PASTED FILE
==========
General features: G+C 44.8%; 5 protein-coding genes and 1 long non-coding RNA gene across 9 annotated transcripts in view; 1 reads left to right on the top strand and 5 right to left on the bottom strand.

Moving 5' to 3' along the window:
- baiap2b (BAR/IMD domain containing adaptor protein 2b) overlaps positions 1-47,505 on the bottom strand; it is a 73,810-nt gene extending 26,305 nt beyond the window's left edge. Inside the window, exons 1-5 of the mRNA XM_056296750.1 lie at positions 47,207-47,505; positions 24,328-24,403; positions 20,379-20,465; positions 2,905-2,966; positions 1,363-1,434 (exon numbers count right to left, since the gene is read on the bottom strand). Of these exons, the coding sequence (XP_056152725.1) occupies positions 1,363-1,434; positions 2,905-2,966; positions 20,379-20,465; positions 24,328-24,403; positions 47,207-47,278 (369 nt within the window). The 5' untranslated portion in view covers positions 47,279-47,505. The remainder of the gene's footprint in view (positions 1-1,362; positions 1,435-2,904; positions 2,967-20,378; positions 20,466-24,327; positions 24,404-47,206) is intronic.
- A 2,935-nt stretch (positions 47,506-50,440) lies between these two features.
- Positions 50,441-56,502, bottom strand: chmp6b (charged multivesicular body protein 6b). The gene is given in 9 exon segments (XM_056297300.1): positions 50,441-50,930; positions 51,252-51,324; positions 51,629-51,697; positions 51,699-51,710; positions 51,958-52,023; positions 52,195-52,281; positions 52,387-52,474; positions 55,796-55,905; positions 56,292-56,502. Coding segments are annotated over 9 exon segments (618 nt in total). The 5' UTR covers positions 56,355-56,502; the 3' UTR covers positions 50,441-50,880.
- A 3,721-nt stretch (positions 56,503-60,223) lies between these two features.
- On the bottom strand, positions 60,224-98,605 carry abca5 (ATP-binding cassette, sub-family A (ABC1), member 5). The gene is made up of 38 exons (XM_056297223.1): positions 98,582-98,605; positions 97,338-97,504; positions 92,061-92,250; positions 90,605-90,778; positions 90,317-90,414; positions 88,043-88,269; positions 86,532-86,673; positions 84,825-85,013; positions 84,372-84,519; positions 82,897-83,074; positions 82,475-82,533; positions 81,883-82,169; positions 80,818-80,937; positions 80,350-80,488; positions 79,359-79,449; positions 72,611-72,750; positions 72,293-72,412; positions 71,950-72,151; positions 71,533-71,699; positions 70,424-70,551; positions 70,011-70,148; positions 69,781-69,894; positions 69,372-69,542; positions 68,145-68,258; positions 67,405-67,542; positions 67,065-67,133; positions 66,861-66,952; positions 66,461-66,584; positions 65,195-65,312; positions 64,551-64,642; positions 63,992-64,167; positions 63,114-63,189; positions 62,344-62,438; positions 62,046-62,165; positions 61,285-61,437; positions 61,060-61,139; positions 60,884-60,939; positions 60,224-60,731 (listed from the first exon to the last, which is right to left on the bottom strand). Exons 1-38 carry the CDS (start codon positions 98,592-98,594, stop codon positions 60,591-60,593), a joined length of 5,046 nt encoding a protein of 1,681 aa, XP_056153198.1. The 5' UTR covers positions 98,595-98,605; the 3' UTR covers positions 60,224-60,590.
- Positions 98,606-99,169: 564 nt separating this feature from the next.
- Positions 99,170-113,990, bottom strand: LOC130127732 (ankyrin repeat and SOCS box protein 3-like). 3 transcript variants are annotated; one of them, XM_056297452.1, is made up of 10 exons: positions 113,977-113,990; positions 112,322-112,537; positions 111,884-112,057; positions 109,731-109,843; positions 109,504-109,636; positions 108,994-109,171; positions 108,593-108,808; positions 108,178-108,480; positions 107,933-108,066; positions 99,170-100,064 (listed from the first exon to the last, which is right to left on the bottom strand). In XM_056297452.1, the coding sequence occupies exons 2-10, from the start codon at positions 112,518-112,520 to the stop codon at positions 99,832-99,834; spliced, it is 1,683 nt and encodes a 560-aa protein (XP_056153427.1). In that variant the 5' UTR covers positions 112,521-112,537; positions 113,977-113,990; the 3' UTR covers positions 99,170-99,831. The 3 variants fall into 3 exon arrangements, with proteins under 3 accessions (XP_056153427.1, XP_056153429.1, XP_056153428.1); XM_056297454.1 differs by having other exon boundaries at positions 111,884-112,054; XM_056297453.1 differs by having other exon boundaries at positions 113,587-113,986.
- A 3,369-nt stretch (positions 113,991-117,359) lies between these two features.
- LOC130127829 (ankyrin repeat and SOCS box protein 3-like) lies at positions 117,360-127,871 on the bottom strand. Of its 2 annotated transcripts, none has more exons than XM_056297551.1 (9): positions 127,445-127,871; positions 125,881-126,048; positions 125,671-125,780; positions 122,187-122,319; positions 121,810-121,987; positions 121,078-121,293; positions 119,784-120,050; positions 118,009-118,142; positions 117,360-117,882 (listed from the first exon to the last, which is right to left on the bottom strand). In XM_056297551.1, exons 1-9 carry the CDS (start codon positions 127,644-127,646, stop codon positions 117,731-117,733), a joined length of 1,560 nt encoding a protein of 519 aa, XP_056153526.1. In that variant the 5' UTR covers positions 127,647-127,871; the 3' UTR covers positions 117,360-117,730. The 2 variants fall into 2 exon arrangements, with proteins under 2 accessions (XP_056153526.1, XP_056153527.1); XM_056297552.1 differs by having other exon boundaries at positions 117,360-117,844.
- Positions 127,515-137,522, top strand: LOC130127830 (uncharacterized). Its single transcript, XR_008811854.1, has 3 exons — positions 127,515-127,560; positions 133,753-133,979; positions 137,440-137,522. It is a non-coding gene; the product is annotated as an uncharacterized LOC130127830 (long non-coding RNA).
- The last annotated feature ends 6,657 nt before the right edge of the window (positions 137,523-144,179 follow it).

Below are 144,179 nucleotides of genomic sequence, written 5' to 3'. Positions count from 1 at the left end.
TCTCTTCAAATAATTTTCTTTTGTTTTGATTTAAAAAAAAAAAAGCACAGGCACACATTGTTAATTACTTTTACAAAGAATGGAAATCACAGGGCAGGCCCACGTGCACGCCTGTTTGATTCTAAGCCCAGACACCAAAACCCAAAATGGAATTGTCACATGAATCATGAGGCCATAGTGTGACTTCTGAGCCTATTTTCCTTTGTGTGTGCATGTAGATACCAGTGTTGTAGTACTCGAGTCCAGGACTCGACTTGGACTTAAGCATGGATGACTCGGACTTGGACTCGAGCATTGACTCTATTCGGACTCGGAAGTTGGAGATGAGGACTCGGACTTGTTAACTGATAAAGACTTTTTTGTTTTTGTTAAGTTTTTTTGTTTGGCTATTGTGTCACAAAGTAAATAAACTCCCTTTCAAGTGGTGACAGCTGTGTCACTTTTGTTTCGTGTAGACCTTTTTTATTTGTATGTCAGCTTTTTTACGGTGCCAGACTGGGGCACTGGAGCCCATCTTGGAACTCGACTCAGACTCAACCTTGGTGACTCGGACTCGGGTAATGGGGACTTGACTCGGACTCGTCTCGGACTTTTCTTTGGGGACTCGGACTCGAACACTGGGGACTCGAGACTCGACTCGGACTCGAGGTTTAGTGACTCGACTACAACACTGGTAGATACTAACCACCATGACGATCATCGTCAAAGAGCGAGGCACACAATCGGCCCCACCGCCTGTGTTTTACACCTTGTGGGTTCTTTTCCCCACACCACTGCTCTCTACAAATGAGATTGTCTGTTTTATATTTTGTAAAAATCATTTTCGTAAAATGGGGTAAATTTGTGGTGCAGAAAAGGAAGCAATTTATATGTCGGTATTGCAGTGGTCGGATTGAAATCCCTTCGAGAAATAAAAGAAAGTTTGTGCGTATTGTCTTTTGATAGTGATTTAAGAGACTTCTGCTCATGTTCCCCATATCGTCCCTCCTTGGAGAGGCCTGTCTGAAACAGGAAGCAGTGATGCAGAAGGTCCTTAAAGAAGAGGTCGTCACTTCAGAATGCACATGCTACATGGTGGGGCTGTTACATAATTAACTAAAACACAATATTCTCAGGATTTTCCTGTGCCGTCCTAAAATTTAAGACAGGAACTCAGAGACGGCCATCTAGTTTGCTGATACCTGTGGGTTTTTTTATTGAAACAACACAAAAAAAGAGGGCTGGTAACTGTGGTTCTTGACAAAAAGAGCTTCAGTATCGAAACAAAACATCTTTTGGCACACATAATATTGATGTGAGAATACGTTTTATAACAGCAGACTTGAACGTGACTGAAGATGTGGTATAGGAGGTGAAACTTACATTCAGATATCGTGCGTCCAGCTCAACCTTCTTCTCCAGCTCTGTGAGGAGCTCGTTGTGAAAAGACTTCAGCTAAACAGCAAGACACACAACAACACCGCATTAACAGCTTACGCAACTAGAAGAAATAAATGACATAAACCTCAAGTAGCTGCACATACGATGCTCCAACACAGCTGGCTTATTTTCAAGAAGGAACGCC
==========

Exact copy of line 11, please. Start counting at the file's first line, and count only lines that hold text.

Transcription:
- LOC130127829 (ankyrin repeat and SOCS box protein 3-like) lies at positions 117,360-127,871 on the bottom strand. Of its 2 annotated transcripts, none has more exons than XM_056297551.1 (9): positions 127,445-127,871; positions 125,881-126,048; positions 125,671-125,780; positions 122,187-122,319; positions 121,810-121,987; positions 121,078-121,293; positions 119,784-120,050; positions 118,009-118,142; positions 117,360-117,882 (listed from the first exon to the last, which is right to left on the bottom strand). In XM_056297551.1, exons 1-9 carry the CDS (start codon positions 127,644-127,646, stop codon positions 117,731-117,733), a joined length of 1,560 nt encoding a protein of 519 aa, XP_056153526.1. In that variant the 5' UTR covers positions 127,647-127,871; the 3' UTR covers positions 117,360-117,730. The 2 variants fall into 2 exon arrangements, with proteins under 2 accessions (XP_056153526.1, XP_056153527.1); XM_056297552.1 differs by having other exon boundaries at positions 117,360-117,844.